Ho Ho Lun. Hoho Lun. Hoholun. In traditional Chinese, it’s 何顥麟, and in simplified, it’s 何颢麟. Mandarin Chinese would pronounce it He Hao Lin.
However you arrange the name, he’s one of Hong Kong’s most experienced wrestlers. He’s a world traveller and one of wrestling’s best-kept secrets. But he’s about to be shown to the fresh eyes of WWE fans as part of the Global Cruiserweight Series. Is he any good? Until now, I’ve really only seen him in Middle Kingdom Wrestling, and they haven’t been around long enough to give him a lot of matches. So I thought I’d look up some of his other work and see how he compares to his GCS counterparts like Akira Tozawa, Noam Dar, and Rich Swann.
Ho Ho Lun vs. Dr. Love (爱情博士) – New Taiwan Wrestling
I assumed Ho Ho Lun would be the heel here, and it seems like it at first. He comes out and sings along with his entrance music in Cantonese, which makes him seem like a show-off. And the crowd laughs whenever he retreats from Dr. Love’s pervy advances, thus communicating to me that Dr. Love is the crowd favorite. But later on, Dr. Love seems to be getting the heat on Ho Ho Lun, beating on him for a bit longer and going overboard with the perv moves. If you can’t stand dry humping, you might want to avoid this match. If you can overlook it, it’s a pretty solid outing from both guys. Of particular note is the spot where Dr. Love puts a banana peel on the mat, comes off the ropes, and slips on it, delivering an elbow drop in the process. Ho Ho Lun hits his signature second rope missile dropkick and a less head-droppy Michinoku driver, and later gets the win with a German suplex hold. Afterwards, both guys shake hands and hug, showing respect.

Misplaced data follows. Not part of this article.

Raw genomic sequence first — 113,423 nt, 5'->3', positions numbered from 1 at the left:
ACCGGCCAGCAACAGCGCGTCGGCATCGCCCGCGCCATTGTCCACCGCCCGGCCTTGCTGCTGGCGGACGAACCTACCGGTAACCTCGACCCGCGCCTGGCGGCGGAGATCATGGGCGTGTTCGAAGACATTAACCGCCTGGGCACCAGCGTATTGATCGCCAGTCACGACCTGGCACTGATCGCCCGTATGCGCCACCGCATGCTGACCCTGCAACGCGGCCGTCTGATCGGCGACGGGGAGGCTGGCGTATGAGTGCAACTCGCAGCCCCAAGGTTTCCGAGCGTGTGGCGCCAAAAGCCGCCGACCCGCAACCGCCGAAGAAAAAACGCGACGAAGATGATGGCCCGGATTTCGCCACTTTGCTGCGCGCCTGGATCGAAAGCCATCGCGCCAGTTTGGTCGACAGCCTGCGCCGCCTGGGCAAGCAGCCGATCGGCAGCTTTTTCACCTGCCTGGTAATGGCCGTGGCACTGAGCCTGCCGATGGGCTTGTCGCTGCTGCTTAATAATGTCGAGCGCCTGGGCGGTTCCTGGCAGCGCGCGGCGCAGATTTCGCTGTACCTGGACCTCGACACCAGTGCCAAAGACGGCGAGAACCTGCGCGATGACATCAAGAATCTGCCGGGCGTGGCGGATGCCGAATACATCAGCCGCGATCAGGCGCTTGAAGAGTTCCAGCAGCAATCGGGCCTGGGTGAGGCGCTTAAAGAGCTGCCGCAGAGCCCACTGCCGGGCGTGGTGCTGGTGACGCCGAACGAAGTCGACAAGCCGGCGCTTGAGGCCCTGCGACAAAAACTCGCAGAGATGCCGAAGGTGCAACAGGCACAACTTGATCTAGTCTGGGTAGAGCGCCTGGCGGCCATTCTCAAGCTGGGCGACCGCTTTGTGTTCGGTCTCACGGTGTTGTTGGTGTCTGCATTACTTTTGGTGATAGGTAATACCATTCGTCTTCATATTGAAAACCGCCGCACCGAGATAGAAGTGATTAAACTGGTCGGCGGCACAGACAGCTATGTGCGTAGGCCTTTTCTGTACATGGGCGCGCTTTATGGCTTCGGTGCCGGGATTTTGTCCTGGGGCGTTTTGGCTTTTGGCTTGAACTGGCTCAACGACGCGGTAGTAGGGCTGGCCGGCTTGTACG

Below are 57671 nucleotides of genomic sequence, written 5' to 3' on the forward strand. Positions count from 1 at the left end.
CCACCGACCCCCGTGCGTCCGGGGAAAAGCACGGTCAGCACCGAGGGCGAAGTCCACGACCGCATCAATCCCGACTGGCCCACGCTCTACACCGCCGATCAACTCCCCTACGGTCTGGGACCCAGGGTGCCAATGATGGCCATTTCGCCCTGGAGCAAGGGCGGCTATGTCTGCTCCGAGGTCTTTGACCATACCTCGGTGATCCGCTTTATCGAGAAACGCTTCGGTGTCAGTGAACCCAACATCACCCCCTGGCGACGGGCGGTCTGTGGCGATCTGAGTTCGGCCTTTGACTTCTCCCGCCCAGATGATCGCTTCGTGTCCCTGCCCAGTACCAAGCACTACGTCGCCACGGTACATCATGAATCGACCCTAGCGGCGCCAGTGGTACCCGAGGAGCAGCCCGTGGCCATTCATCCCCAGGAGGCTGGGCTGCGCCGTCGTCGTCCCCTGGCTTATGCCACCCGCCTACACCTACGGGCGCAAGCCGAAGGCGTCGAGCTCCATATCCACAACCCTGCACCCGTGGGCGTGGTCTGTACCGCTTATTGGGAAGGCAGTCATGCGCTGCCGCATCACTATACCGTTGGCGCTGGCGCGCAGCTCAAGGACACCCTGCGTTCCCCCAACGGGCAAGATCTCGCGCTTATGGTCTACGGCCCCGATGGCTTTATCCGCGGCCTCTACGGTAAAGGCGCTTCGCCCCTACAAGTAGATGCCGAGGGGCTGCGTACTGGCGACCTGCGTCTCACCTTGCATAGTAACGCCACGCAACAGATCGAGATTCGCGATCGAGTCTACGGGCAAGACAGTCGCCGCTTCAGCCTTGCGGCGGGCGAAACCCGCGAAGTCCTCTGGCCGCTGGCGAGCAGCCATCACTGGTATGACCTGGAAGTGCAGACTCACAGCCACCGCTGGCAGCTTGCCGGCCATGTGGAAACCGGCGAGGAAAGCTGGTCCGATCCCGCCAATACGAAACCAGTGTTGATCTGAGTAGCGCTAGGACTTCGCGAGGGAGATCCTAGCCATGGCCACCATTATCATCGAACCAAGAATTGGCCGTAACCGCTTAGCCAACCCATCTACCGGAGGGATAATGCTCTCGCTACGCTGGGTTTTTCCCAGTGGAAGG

(No, I’m pretty sure it was not a sign of them hooking up.)
Winner – Ho Ho Lun
Rating – OK
Ho Ho Lun vs. “The Statement” Andruew Tang – Singapore Pro Wrestling
There’s English commentary on this one.
Here we have a Singaporean defending a Hong Kong title against a Hong Konger in Singapore. Tang (pronounced like the orange drink) is the AWGC Junior Heavyweight Champion, and Ho Ho Lun wants to take that title back to his homeland so badly that he goes right after Tang before the bell. There’s no feeling out process, as both guys are very familiar with each other. They just throw out everything from the get-go, and it’s definitely exciting. They go back and forth with the advantage. Tang kicks out of the German suplex hold and eventually wins after a Bloody Sunday and a Superfly splash. The only knock I have is that Tang’s tilt-a-whirl DDT, which the announcers build up as being so impressive, isn’t landed well. Nevertheless, this is an intense, compact contest that I recommend watching.
Winner – Andruew Tang
Rating – Good
Ho Ho Lun vs. Xander Cooper – Great Bear Promotions (UK)
There’s English commentary on this one, too…until the bell. Then no one talks. Technical difficulties?